The Hook and Lobster

There are a lot of things that suck about writing.
One the suckiest things that sucks is having to pitch your book to agents and editors.

There are a lot things wrong with publishers these days.
One of the wrongiest things that’s wrong is their business model.
They think writers should be big-haired, glad-handing, Type-A used car salesmen.
News Flash to New York City: If we writers were big-haired, Type-A types (!) then we’d be selling used cars and making money.

But, assuming you want to actually sell your book, you’ll need a one page letter personalized to each agent and editor. And it can’t just be any letter. It has to grab them by their Armani lapel and yank them out of that High Point executive chair.

The way you do this is with a one-line “hook”.

Hooks are a one-line gotcha that pulls the reader in and makes them want to read more.
It’s a powerful sentence. It’s meant to stimulate every pleasure node of their Starbucks-charged nucleus accumbens.
How do you do this?
Take a look at your favorite movies on IMDB and you’ll see the hooks and tag lines.


  • “A Lawyer Suddenly Loses his Ability to Lie.” — Liar, Liar
  • “In Space No One Can Hear You Scream.” — Alien
  • “Money Can Buy Popularity But It Can’t Buy Me Love.” — Can’t Buy Me Love
  • “Life is in Their Hands; Death is on Their Minds.” — 12 Angry Men

I actually enjoy coming up with stuff like this, but then again, I have an awfully low threshold of fun.

Start thinking about what your book is about, and then just start writing hook lines.
Don’t over-think this.
Write long ones and short ones.
Write in the morning and write at midnight.
Write while having a cocktail.
Write while having steak and lobster.

After a while you’ll have a list of hooks and tag lines.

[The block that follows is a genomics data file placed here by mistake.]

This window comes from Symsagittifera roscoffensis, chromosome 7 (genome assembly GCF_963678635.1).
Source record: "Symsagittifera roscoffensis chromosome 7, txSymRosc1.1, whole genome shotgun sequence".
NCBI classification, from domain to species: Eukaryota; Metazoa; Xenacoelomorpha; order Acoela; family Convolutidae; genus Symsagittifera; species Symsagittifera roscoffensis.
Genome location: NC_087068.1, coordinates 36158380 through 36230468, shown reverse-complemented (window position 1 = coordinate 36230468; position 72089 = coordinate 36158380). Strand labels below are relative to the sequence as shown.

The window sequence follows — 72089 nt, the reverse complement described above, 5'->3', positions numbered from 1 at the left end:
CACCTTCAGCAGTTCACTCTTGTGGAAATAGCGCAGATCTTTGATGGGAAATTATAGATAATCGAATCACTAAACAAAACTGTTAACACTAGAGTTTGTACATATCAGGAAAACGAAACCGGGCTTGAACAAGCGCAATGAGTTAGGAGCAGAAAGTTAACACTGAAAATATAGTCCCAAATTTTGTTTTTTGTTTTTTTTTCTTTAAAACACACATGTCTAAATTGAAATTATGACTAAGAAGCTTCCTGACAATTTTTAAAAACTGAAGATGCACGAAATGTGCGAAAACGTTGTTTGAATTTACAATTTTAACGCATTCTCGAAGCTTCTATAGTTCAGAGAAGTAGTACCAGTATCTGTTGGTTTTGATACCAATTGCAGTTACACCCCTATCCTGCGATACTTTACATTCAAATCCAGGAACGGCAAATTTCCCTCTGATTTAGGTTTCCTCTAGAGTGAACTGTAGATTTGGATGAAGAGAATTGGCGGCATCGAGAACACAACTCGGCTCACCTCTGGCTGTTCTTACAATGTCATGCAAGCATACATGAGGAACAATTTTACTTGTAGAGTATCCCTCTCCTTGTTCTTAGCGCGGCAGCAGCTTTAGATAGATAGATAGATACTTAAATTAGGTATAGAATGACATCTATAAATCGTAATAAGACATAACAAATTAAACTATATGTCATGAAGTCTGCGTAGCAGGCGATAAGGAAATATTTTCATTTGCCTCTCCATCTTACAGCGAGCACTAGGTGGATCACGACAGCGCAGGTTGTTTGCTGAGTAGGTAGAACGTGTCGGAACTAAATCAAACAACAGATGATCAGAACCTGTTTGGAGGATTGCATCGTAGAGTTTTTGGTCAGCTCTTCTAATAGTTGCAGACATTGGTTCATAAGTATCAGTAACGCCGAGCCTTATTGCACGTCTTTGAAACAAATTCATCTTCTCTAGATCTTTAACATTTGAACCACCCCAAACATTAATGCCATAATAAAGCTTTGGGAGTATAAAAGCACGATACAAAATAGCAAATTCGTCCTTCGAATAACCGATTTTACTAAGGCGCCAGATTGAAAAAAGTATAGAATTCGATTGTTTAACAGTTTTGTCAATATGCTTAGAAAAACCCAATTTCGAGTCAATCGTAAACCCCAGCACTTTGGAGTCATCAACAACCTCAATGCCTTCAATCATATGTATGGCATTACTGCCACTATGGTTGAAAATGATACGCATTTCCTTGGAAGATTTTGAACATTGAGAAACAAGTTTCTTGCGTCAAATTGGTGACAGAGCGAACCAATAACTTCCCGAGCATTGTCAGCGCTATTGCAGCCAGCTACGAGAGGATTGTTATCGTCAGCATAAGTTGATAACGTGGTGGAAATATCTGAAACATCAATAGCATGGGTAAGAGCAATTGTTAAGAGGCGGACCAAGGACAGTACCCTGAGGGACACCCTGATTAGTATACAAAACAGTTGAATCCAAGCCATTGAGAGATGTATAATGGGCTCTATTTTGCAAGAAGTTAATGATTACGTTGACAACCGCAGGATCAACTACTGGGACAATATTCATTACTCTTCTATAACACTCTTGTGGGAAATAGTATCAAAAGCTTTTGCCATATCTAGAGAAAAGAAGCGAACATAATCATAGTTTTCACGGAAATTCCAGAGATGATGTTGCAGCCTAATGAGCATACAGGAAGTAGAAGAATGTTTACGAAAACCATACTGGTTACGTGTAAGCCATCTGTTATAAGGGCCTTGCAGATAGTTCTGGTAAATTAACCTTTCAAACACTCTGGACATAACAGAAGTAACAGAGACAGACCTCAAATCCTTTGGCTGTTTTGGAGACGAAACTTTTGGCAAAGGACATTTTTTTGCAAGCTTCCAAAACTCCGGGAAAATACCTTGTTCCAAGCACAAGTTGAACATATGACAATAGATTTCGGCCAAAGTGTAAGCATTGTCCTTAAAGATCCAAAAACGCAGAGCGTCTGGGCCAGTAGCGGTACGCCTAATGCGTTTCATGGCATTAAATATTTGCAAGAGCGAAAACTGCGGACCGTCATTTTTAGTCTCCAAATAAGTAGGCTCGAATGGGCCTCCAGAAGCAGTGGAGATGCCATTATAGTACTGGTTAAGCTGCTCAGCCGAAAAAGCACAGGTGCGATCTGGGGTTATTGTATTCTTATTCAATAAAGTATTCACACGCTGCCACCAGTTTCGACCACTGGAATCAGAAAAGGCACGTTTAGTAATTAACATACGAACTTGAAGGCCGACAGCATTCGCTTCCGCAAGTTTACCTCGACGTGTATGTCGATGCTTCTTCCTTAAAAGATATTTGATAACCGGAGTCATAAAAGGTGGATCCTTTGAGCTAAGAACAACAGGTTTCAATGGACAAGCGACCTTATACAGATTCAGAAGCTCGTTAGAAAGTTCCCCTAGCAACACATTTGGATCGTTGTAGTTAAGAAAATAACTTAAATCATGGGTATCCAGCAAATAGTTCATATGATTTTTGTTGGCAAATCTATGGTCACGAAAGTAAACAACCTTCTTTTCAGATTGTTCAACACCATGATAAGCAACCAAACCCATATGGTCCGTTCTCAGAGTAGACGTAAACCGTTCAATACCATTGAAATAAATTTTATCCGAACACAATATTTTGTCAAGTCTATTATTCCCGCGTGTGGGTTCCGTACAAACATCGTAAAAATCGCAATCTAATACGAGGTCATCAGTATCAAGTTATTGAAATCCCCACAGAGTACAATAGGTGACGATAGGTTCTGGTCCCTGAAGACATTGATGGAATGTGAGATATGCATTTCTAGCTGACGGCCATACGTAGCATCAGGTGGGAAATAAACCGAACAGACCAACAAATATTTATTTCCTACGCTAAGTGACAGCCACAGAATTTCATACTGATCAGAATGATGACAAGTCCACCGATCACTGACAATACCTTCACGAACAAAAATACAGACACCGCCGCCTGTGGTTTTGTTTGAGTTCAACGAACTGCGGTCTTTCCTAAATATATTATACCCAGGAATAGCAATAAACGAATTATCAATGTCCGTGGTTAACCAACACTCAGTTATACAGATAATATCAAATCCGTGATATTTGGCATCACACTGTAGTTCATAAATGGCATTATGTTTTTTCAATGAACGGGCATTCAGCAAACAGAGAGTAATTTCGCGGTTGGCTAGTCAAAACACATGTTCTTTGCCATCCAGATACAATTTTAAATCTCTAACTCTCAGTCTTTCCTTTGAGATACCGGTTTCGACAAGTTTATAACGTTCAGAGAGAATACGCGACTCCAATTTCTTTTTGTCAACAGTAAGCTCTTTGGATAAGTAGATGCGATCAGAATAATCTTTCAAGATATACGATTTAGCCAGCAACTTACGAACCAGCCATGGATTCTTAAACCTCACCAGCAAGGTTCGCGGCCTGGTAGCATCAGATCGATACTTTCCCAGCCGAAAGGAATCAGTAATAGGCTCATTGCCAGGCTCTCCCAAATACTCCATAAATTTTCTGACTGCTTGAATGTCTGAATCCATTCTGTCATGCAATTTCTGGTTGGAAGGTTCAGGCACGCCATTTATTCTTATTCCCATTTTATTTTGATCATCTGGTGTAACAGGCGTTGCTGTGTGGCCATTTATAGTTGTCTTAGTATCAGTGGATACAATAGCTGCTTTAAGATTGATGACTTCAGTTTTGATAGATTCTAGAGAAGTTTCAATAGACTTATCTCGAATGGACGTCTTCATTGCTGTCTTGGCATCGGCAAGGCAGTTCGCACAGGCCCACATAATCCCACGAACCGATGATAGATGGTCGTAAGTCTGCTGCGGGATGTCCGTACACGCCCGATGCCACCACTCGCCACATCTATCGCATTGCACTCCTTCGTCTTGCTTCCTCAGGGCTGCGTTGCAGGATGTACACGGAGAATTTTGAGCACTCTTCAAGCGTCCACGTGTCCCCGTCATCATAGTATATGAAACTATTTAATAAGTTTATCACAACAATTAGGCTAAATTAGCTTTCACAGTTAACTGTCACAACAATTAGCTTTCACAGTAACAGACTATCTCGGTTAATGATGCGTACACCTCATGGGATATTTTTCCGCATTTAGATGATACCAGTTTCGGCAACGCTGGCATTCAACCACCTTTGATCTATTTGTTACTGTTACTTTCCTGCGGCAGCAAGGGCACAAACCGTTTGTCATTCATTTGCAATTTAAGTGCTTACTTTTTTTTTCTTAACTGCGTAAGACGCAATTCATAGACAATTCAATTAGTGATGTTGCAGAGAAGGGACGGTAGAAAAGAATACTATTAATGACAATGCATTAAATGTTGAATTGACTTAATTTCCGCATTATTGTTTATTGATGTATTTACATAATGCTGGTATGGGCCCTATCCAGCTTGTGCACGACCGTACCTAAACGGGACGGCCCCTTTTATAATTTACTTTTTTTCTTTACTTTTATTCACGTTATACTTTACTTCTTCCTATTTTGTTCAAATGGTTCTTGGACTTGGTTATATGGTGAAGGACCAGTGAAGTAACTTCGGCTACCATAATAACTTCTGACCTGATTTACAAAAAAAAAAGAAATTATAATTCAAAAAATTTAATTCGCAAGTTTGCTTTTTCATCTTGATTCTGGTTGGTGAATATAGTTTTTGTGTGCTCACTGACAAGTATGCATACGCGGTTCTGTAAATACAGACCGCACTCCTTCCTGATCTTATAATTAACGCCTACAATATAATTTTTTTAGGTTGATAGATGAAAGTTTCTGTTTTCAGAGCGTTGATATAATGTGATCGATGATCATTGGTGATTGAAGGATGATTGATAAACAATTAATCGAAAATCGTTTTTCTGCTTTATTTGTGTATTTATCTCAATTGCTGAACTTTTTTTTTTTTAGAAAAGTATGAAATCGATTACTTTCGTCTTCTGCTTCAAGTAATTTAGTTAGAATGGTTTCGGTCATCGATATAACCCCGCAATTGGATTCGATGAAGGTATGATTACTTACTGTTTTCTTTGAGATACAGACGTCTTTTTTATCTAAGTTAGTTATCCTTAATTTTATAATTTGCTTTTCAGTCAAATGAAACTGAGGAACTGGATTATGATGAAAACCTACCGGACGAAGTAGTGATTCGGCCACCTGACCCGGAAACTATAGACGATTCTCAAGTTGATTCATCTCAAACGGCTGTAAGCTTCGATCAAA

Next, gather your best and brightest friends and read the hooks out loud.

When your friends say, “ooh”, “ah”, or “wow” you will know you’ve found the right hook.  And when you’ve found it you’ll have finished one of the hardest parts of marketing your book, which is something you shouldn’t have to do in the first place, but it is what it is and it ain’t what it ain’t.  Take it from me: I’ve been doing it wrong for years!

Until next time,
Peace, from Keith

Copyright © 2012 Alan Keith Parker.  

Don’t steal intellectual property.  Steal kisses :)

5 thoughts on “The Hook and Lobster

    1. Thanks much! I have a backlog (hey, that could be a pun) of writing advice in a Word file that I’m going to keep my blog rolling.

      If you know anybody who’s an aspiring writer, give them the link.
      I’m glad to help share lessons-learned

    1. Intriguing. So much so that if I saw this on a book jacket, I would continue reading.
      One question came to mind, though. When you say “falling apart”, do you mean the physical ship itself, or do you mean the inhabitants, or both?
      But this does a lot of the things that a good hook should: It makes you wonder about who’s in charge to begin with. Is it a line of succession from the original captain 10 generations ago? Likewise with the crew? And why do they mutiny?
      It’s good. I like it!

      1. There are some good questions you ask – and of course I answer them all. The captain is an AI and it is a succession of crews. The reason for mutiny is a moralistic one – of course both sides of the mutiny have the moral high ground hence the conflict.
        You have an interesting point about the term ‘falling apart’. It is vague and I don’t want to be that way. I was trying to imply in a state of collapse – everything is repairs on repairs on repairs. I will try to find a word the encompasses that idea.
        Thank you for your feedback.

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